Interview with Socrates Prize winner and Viadrina Visiting Scholar Tetiana Kyselova

Congratulations on being awarded with the Sokrates-Preis. Does an award like that, primarily symbolic in nature as it is, mean anything to your network even against the background of ongoing war atrocities?

Tetiana Kyselova: We are grateful for the trust of the jury to award an established prize to a relatively new actor. Although Ukrainian mediators and dialogue facilitators have been working for decades, it was not until 2022 that they have mobilized in a peacebuilding network with clear goals and joint actions. We hope that the award will turn out to not merely be of symbolic nature, but that it will help us to open doors in Germany and Europe, adding credibility to and trust into the network. We appreciate the recognition of the work of the Community very much and we are confident that it will support the very concrete tasks of strengthening social cohesion and resilience of Ukraine in the face of on-going war.


We understand the CoP is an inclusive network of conflict management professionals consisting of more than 25 Ukrainian organizations from a wide field of society. Could you capture the essence of the CoP’s aims for us?  

The Community of Practice of Mediators and Dialogue Facilitators is indeed an informal network without formal membership. It unites professionals in mediation, dialogue facilitation and peacebuilding who used to work in different fields – from business mediation to community dialogues – and now concentrate their efforts on dealing with the current situation of war. The ultimate goal of such response is that Ukraine becomes more resilient to withstand Russian aggression and build a sustainable peace. Therefore the CoP is working on the ground level in the shelters for internally displaced people, local communities and schools through integrated psycho-social and mediation help; at the policy level inside Ukraine – to promote people-centered Transitional Justice and facilitate dialogue on these matters between the government and civil society; at the political level by rethinking approaches to Russian-Ukrainian dialogues and conducting international advocacy for context-sensitive approaches to peacebuilding in Ukraine.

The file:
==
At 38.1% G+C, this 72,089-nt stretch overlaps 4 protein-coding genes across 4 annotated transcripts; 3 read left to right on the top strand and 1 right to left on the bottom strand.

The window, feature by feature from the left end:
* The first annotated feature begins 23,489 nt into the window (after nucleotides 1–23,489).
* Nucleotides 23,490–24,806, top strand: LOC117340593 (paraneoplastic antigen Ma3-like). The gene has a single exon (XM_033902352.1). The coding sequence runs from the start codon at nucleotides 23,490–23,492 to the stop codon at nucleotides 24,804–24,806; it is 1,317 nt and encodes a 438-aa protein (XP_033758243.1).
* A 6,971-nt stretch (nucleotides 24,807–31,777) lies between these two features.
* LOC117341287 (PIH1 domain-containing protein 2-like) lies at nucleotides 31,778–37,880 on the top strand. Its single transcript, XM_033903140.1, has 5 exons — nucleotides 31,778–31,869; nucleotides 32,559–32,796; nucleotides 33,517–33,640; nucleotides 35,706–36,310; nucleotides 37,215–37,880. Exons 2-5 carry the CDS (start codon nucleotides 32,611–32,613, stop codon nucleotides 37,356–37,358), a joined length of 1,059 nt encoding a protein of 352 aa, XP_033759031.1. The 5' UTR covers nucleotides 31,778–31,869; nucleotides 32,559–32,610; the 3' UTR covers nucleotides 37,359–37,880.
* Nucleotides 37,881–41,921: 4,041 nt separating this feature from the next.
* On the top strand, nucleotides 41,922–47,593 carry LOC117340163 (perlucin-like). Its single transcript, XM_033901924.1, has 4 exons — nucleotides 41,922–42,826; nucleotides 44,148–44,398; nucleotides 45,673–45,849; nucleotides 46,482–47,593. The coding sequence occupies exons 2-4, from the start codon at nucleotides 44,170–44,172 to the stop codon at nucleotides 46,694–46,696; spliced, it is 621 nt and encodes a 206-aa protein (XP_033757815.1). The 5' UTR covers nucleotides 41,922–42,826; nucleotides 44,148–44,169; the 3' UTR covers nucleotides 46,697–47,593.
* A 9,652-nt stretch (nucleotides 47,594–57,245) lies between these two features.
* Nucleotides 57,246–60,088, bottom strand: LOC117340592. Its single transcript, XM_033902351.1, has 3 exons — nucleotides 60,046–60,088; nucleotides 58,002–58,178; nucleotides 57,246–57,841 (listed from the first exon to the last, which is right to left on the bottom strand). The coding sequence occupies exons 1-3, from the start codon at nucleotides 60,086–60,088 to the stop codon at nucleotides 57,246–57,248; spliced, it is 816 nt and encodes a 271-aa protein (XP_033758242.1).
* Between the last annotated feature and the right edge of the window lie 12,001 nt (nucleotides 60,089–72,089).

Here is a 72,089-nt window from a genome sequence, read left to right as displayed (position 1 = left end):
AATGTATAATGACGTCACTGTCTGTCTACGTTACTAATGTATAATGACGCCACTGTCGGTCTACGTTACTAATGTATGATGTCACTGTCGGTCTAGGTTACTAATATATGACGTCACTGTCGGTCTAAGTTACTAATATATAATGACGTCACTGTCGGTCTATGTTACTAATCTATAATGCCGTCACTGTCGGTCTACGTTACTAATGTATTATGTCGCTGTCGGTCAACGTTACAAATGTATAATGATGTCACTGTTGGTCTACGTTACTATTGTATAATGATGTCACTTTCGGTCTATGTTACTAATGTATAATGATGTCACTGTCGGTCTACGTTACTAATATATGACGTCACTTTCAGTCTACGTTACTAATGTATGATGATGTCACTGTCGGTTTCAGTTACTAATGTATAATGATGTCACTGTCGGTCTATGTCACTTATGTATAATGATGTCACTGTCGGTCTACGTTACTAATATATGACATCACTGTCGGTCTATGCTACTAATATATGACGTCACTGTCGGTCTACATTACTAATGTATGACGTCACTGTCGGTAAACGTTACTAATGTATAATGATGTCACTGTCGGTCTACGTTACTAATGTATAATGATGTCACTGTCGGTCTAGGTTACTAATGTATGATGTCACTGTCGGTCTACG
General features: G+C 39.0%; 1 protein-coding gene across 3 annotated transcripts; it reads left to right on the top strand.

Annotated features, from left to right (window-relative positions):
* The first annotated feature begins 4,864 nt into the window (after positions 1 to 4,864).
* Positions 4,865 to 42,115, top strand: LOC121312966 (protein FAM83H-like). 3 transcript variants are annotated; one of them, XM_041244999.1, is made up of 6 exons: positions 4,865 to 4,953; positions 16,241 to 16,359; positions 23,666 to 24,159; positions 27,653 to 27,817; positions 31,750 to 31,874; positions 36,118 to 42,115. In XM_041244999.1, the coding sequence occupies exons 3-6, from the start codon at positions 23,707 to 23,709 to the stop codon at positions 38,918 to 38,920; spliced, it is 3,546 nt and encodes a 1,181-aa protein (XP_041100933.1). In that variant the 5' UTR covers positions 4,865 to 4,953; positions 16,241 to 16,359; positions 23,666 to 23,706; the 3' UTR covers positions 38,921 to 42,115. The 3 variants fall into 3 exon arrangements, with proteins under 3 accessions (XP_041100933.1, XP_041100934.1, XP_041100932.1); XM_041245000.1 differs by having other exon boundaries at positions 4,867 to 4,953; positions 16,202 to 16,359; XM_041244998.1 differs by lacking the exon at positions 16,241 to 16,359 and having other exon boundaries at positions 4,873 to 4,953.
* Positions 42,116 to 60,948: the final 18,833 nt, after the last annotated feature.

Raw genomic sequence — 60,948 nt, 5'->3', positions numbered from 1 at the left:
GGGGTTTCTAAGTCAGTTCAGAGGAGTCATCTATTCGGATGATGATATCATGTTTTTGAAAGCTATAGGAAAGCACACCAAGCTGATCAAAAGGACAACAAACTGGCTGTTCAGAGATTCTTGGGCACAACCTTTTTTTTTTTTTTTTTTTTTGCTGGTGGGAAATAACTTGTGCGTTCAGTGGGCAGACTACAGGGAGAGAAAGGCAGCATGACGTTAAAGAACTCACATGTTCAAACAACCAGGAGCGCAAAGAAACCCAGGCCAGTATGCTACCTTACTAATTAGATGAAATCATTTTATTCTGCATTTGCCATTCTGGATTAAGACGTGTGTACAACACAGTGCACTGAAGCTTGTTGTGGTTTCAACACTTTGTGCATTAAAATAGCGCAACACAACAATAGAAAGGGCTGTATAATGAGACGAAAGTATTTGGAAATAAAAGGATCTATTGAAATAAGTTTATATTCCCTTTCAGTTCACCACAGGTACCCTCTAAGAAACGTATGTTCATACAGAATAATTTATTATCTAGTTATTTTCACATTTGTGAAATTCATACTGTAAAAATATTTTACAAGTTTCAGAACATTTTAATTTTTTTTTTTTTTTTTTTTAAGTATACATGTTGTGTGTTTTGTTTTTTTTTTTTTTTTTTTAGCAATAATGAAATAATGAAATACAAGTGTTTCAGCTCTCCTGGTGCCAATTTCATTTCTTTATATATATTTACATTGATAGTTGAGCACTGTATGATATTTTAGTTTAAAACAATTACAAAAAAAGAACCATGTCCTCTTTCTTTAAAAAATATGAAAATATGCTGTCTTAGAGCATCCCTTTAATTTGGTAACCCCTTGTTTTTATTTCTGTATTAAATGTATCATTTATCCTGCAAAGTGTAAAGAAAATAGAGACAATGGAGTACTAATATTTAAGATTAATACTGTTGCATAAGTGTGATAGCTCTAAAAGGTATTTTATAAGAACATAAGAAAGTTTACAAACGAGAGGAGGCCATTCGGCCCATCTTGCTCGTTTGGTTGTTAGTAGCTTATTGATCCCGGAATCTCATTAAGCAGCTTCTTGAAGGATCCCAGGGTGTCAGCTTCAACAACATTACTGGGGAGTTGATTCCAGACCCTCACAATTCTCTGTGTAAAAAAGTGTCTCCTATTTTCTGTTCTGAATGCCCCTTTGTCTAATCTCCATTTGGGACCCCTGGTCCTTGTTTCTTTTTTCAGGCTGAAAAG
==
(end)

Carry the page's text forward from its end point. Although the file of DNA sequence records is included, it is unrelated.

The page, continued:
One of the many achievements of the network is that shortly after the war started, you managed to „act with many hands“ but at the same time „speak with one voice“: How could that work? 

The CoP as a network promotes two types of action. First, it supports action by individual CoP members helping them to secure funding and international outreach for their projects. This is the help “for many voices” and it follows the lead by the local NGOs and activists from the ground. Second, in the matters of joint interest and where efforts of one organization are clearly not sufficient, the CoP promotes “a single voice” through joint action of many CoP members. These were, for example, our Public Statements “7 Points on the war and Dialogue” and Ukraine Peace Appeal 2023 (document can be found here, editor’s note) which were accompanied by information campaigns in social media internationally. “One voice” of the professional community is also developing through knowledge production projects – methodologies of dialogue and trauma-sensitive work, methodology of dialogue evaluation, etc.

If we may, one last, slightly more personal question on your own steps after February 2022: From March 2022 on, you spent time as a Researcher-in-Residence at Viadrina‘s Institute for Conflict Management, then started to work also in the Ukraine program at swisspeace in Switzerland. But then you decided to partially re-locate your activities back to Kyiv, shuttling back and forth. How would you describe your current life, its roles and challenges?  

I have never stopped working in Kyiv, I have been teaching my students online and working with mediators and dialogue facilitators already in the first months of the invasion. But what was really crucial was the support of the European University Viadrina during the first days of the invasion. Already when I was evacuating my children and two other families in the train from Lviv to Poland on the 28th of February, I have received a message from my colleagues at Viadrina’s Institute for Conflict Management with the news that I was awarded a fellowship to come to Frankfurt (Oder). The whole train was going into nowhere, and I was going to Viadrina, to a place where we were waited for. This was a turning point because all the other help came in much later. The Viadrina fellowship really determined my future and allowed me not to break down. And in two weeks the colleagues in Ukraine have launched the first project to help internally displaced people in shelters and I was able to help them with funding. We continue to work towards real peace in Ukraine but that crucial support from Viadrina will always remain in my heart.

Interview: Lars Kirchhoff

Abteilung für Hochschul­kommunikation